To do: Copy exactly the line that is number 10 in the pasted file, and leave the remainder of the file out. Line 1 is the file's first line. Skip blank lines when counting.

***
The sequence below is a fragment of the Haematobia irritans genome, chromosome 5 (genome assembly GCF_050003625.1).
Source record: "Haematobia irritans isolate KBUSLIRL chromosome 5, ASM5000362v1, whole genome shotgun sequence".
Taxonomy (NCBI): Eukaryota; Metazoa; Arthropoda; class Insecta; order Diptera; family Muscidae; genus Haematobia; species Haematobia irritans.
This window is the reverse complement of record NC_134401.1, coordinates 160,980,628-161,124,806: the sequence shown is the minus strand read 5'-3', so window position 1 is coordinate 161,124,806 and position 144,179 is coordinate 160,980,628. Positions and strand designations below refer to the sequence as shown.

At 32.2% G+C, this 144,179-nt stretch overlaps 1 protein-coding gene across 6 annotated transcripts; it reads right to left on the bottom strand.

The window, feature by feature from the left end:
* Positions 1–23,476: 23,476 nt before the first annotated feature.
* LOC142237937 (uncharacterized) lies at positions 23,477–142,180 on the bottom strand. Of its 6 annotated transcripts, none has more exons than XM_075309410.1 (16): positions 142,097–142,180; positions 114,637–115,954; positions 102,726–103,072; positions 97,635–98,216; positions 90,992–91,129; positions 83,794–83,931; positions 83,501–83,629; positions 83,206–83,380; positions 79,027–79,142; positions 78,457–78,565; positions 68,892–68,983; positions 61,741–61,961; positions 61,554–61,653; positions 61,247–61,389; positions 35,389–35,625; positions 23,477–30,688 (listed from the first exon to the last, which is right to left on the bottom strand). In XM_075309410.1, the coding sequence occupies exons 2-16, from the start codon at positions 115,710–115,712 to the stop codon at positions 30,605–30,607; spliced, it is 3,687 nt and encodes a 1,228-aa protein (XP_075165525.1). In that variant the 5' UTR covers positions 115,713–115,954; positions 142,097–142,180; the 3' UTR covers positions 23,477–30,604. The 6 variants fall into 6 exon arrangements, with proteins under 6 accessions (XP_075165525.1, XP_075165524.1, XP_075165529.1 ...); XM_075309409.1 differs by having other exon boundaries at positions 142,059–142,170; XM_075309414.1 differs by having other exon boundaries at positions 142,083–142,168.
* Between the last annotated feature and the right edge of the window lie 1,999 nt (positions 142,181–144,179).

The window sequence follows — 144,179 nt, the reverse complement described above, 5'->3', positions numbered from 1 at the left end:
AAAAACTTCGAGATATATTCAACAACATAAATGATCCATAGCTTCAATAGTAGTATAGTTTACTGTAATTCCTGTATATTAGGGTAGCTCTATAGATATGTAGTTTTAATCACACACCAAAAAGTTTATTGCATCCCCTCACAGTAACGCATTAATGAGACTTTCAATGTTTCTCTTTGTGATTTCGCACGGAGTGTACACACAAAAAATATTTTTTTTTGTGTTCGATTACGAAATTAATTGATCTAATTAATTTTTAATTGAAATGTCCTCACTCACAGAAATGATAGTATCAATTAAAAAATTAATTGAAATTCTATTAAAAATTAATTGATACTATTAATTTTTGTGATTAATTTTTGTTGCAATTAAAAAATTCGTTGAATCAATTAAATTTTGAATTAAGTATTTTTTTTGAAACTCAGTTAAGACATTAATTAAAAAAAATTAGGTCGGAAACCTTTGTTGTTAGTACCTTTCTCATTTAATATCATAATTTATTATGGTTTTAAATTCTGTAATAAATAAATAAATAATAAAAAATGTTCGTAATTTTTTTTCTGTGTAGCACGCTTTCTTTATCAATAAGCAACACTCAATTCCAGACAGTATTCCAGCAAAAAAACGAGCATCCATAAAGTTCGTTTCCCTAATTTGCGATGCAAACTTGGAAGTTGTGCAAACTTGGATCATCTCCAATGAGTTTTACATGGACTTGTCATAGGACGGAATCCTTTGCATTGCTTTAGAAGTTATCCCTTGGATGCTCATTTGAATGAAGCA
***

The window sequence follows — 144,179 nt, the reverse complement described above, 5'->3', positions numbered from 1 at the left end: